None Statistical (PDF – 3 MB) PREA Lopinavir / Ritonavir – Kaletra AbbVie Inc. Medical (PDF – 5.8 MB) Clinical pharmacology (PDF -2.3 MB) Statistical (PDF – 1.9 MB) PREA Lubiprostone – Amitizia Sucampo Pharmaceuticals Inc. Medical (PDF – 11 MB) Clinical pharmacology (PDF – 1 MB) Statistical (PDF – 1 MB) PREA Luliconazole – LuzuTM Medicis Pharmaceutical Corporation, a division of Valeant Pharmaceuticals NA LLC

CDTL (PDF – 358 KB) 

CDTL  (PDF – 372 KB) 

Medical (PDF – 306 KB)

Medical (PDF – 616 KB)

Clinical pharmacology (PDF -1 MB) 

Clinical pharmacology (PDF – 423 KB)

Statistical (PDF – 207 KB) PREA Lurasidone hydrochloride – Latuda Sunovion Pharmaceuticals, Inc. Medical (PDF –  6 MB)
Medical (PDF –  6 MB) Clinical pharmacology (PDF – 2 MB) Statistical (PDF –  368 KB)
Statistical (PDF – 254 KB) PREA Lurasidone hydrochloride – Latuda NEW Sunovion Pharmaceuticals, Inc.

CDTL (PDF – 461 KB) 

Medical (PDF – 1 MB)

Clinical pharmacology (PDF – 403 KB) Statistical (PDF – 403 KB) PREA Maraviroc – Selzentry Viiv Healthcare Medical (PDF – 1.0 MB) Clinical pharmacology (PDF – 2.8 MB) None PREA Memantine hydrochloride – Namenda XR Forest Research Institute, Inc. (subsidiary of Forest Laboratories Inc.) Medical (PDF – 2.1 MB) Clinical pharmacology (PDF – 956 KB) Statistical (PDF – 1.1 MB) BPCA Mepolizumab – Nucala GlaxoSmithKline LLC Medical (PDF – 8 MB) Clinical pharmacology (PDF – 6 MB)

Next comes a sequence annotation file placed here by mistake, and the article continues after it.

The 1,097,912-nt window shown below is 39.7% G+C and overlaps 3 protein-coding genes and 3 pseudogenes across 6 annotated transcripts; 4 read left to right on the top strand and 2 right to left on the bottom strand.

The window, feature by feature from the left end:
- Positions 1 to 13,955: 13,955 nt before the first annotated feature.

Clinical pharmacology addendum (PDF -425KB)

Statistical (PDF – 1.4 MB) PREA Mesalamine – Asacol HD Warner Chilcott Medical (PDF – 6MB) Clinical pharmacology (PDF – 3.2 MB)

Clinical pharmacology (PDF – 518 KB)

Statistical (PDF -499KB) PREA Mesalamine  – Canasa Forest Laboratories Medical (PDF – 6 MB) Clinical pharmacology (PDF – 251KB) Statistical (PDF – 344 KB) PREA Mesalamine – Delzicol Warner Chilcott LLC Medical (PDF – 707 KB)

Medical Addendum(PDF – 495 KB)

Clinical pharmacology (PDF -116KB) None PREA Mesalamine – Delzicol  Warner Chilcott (US), LLC Medical (PDF – 4.7 MB) Clinical pharmacology (PDF – 729 KB) Statistical (PDF – 1.1KB) PREA 10% Methyl salicylate, 3% L-menthol – Salonpas Pain Relief  Hisamitsu Pharmaceutical Co., Inc. Medical (PDF – 998 KB)

Medical (PDF – 3 MB)

Clinical pharmacology (PDF – 2.6 MB) Statistical (PDF – 1.4 MB) PREA Methylphenidate hydrochloride extended-release – Aptensio XR Rhodes Pharmaceuticals L.P. Medical (PDF – 2.3 MB) Clinical pharmacology (PDF – 3.6M B) Statistical (PDF – 1.1 MB)